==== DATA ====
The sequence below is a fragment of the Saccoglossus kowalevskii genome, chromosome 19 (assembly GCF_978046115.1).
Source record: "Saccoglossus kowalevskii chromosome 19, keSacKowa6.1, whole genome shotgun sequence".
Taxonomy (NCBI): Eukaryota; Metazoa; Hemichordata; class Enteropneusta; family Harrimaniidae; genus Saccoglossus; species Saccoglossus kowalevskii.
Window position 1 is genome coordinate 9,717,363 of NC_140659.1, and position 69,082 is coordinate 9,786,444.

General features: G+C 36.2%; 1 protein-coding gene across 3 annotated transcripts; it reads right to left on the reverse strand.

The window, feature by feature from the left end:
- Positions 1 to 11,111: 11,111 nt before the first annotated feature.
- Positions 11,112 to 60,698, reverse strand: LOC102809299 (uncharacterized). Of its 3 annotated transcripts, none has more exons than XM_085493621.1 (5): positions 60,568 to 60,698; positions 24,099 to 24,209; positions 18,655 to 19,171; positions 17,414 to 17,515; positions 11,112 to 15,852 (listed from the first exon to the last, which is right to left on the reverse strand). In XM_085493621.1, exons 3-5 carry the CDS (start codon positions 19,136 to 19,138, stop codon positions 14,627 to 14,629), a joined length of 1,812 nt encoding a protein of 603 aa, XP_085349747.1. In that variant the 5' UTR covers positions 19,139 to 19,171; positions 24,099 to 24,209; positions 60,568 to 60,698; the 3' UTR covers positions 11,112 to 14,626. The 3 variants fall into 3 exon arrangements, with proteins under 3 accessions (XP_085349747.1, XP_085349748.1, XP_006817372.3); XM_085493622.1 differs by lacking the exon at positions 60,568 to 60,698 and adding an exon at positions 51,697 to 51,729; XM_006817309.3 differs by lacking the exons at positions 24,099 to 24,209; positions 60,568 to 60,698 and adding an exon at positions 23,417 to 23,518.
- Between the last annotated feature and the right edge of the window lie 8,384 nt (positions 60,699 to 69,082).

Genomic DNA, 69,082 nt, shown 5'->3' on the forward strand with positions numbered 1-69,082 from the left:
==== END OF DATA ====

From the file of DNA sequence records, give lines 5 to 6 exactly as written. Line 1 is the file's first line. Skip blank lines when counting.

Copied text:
General features: G+C 36.2%; 1 protein-coding gene across 3 annotated transcripts; it reads right to left on the reverse strand.

The window, feature by feature from the left end: